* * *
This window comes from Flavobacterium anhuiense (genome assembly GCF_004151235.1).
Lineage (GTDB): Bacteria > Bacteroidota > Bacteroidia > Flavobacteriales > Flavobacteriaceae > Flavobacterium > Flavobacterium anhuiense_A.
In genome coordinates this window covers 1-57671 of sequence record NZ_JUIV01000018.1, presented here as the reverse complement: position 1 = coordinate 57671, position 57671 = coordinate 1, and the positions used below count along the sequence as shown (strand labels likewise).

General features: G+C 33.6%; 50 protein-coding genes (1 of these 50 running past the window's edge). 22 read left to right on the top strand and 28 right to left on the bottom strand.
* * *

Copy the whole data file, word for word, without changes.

This window comes from Flavobacterium anhuiense (genome assembly GCF_004151235.1).
Lineage (GTDB): Bacteria > Bacteroidota > Bacteroidia > Flavobacteriales > Flavobacteriaceae > Flavobacterium > Flavobacterium anhuiense_A.
In genome coordinates this window covers 1-57671 of sequence record NZ_JUIV01000018.1, presented here as the reverse complement: position 1 = coordinate 57671, position 57671 = coordinate 1, and the positions used below count along the sequence as shown (strand labels likewise).

General features: G+C 33.6%; 50 protein-coding genes (1 of these 50 running past the window's edge). 22 read left to right on the top strand and 28 right to left on the bottom strand.